I’ve been working on a Dresden plate quilt since forever, it seems. I finally finished it. Yay! This quilt was a bit different from the ones I’ve made in the past because I decided to try that “quilt as you go” technique on this one. I really thought it would be so much easier not having to drag around an entire heavy quilt when it came time to do the hand quilting. I watched a gazillion Youtube clips and read endless website instructions for several weeks prior to actually starting it. I felt I was ready to tackle it. Unfortunately things did not go as planned.
I wanted a brightly colored quilt, sort of Bohemian/Hippie/Batik so I ordered some colorful Batik charm packs from Ebay and began cutting my Dresden plate wedges. This is where I made my first mistake. I had wanted the tip of each wedge to be pointed so that my plates would almost look like stars. This is because Dresden plates with even edges really remind me of CDs. Of course, I had cut about thirty wedges before I realized that I had not cut the point on the tips.
After my initial panic subsided, I tried to figure out how I could fix it. I wasn’t about to throw out the cut pieces so I decided to make the plates with alternating wedges, one pointed and one straight etc.
My next mistake was to only cut fourteen wedges per plate, when I was supposed to cut sixteen. The website where I downloaded the templates didn’t state that clearly and I ended up guessing. After I had cut all the pieces I went back and saw that it said “cut 16 per plate” in tiny print that I had not noticed before. Doh. Once I had put each plate together, it was time to mount them on the background fabric squares. The instructions on the quilt website said that they should be 12 inches each. So I cut several 12 inch squares but when I went to mount the plates on them, the squares were too small. Panic time. Again. I had to scrap those and cut new, larger 15 inch squares.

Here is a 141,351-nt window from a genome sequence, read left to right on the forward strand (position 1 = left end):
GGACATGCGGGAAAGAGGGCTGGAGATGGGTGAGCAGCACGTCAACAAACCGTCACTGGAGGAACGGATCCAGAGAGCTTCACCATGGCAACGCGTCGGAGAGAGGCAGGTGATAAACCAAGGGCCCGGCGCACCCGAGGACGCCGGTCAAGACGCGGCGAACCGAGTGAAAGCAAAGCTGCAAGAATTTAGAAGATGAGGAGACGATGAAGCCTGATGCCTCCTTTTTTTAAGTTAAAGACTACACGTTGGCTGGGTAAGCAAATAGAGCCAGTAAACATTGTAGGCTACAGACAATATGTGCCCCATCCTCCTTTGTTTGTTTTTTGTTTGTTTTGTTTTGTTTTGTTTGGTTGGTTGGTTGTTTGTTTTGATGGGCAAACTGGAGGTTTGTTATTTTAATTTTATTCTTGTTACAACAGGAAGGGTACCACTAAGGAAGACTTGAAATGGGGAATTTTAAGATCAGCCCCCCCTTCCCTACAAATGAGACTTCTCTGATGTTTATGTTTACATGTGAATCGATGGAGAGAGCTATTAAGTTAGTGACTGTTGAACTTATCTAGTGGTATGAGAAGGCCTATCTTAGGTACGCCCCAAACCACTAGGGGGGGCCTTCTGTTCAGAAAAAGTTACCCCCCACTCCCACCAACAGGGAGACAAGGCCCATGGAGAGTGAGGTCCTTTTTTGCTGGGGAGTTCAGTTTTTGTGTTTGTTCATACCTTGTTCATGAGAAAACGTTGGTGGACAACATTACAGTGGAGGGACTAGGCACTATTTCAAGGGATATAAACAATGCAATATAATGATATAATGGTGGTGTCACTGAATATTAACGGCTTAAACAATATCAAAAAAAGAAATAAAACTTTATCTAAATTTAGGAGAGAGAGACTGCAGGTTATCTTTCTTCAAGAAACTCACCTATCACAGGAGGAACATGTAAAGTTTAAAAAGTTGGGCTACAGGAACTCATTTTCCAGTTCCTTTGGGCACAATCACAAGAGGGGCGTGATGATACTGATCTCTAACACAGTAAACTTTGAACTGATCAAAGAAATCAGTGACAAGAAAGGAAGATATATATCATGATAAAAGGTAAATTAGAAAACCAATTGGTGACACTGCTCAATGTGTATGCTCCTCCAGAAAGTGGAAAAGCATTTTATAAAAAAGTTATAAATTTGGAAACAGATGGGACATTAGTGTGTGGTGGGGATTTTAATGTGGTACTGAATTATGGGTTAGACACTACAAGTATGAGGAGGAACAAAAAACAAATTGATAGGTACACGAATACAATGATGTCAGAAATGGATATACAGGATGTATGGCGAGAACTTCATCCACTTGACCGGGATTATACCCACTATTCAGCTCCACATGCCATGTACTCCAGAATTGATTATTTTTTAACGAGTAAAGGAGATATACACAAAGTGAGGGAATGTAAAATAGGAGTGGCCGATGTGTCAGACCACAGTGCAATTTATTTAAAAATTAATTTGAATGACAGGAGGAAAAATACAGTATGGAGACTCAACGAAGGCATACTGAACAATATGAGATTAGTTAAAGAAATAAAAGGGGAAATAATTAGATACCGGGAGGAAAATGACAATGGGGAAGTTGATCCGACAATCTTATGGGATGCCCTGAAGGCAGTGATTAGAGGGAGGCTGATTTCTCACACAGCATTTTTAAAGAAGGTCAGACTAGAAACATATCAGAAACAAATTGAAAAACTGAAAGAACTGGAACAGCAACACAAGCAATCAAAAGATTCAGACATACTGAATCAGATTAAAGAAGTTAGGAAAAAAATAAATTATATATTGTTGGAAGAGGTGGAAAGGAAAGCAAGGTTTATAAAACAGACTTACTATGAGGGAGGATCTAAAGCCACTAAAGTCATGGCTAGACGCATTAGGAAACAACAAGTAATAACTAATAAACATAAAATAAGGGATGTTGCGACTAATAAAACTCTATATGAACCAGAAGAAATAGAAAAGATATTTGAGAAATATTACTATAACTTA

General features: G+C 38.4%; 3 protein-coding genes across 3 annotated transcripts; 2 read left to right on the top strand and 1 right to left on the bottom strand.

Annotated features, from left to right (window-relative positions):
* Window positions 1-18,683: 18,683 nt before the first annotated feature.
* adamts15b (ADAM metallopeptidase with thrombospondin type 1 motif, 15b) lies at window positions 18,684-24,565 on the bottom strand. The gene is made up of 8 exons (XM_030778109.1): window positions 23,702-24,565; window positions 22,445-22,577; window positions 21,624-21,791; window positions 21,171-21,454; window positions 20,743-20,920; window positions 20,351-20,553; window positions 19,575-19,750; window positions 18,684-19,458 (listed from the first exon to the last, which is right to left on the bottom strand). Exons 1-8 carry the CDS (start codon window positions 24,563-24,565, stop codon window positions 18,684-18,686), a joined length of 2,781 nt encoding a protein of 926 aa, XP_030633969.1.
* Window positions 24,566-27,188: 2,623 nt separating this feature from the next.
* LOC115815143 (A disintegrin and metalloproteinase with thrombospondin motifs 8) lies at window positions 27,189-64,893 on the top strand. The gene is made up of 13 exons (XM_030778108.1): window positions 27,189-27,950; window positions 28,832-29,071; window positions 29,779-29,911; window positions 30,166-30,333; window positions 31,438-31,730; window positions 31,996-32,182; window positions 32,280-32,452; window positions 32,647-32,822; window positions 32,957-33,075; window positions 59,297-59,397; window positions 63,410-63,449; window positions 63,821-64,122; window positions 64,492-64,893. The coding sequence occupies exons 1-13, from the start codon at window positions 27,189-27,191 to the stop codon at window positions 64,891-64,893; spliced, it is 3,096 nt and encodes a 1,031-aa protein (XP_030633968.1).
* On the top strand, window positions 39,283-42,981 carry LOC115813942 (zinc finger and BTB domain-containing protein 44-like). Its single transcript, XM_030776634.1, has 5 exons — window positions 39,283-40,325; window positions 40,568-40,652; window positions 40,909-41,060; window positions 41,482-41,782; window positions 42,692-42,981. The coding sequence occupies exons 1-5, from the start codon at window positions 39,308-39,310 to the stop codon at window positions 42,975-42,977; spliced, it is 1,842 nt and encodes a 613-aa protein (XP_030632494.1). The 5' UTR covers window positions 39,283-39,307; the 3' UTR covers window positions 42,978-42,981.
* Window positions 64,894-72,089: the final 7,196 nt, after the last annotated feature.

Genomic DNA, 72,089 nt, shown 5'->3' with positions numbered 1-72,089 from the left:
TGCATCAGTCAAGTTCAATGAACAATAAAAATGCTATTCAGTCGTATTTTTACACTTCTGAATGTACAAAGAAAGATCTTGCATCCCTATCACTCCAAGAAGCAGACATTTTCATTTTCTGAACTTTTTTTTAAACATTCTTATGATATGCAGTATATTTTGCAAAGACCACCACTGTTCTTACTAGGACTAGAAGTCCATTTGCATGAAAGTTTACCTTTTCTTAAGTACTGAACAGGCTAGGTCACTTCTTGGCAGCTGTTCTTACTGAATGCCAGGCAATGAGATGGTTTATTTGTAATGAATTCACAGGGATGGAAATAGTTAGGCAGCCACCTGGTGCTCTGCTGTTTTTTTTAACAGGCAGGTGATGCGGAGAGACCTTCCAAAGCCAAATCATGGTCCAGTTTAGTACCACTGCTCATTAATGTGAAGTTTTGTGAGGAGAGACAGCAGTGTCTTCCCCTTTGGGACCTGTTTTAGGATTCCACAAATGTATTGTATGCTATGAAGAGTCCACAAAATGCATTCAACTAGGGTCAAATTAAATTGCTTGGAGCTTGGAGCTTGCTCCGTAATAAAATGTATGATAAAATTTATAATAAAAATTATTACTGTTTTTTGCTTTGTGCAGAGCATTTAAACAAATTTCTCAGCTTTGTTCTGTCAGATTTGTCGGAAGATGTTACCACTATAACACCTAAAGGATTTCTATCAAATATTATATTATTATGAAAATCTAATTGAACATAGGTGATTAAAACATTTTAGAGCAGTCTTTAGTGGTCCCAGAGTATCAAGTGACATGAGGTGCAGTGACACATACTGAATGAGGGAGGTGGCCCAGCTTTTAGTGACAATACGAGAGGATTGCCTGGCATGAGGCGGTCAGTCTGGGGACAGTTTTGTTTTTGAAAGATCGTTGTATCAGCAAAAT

Once the plates were mounted and appliqued on, I embellished them a bit. (because I was a magpie in a past life) I tried several seed bead embroidery patterns until I settled on one that had a combination of sequins and seed beads and then I went ahead and quilted each square individually. It really was alot easier to quilt each square rather than lugging around a whole quilt. Little did I know how difficult it would be to stitch the quilt backing together later. I added sashing to each square and then put the squares together. This was kind of tricky because I had to machine stitch together only the quilt top but not the batting or the backing (yet).
Once that was done, it was time to close the backing of the quilt and this had to be done by hand. I thought it would be a piece of cake but I was wrong. It in fact took longer than the actual quilting, only it wasn’t fun like the quilting had been because now I DID have to lug around the whole heavy quilt which was at this point all sewn together. As if that wasn’t enough, I had purchased the only batting and backing that was available in local fabric stores. Both batting and backing had a bit of stretch to them which made stitching them extremely difficult. I ended up with really uneven squares and bulky batting in spots. Then I had to turn the quilt over again and hand quilt the sashing. I think I ended up doing more sewing on this quilt than on any other one I’ve made, and the backside really reminds me of Frankenstein with all those uneven pieces sewn together. Of course I’m not going to show you pictures of the back side. Hehe. The top looks nice though…and as long as nobody turns it over they won’t be able to see all the mistakes. I think I can safely say that I probably won’t be using the quilt-as-you-go method again in the future.
Feathered Nest Friday at French Country Cottage
Show and Tell Friday at My Romantic Home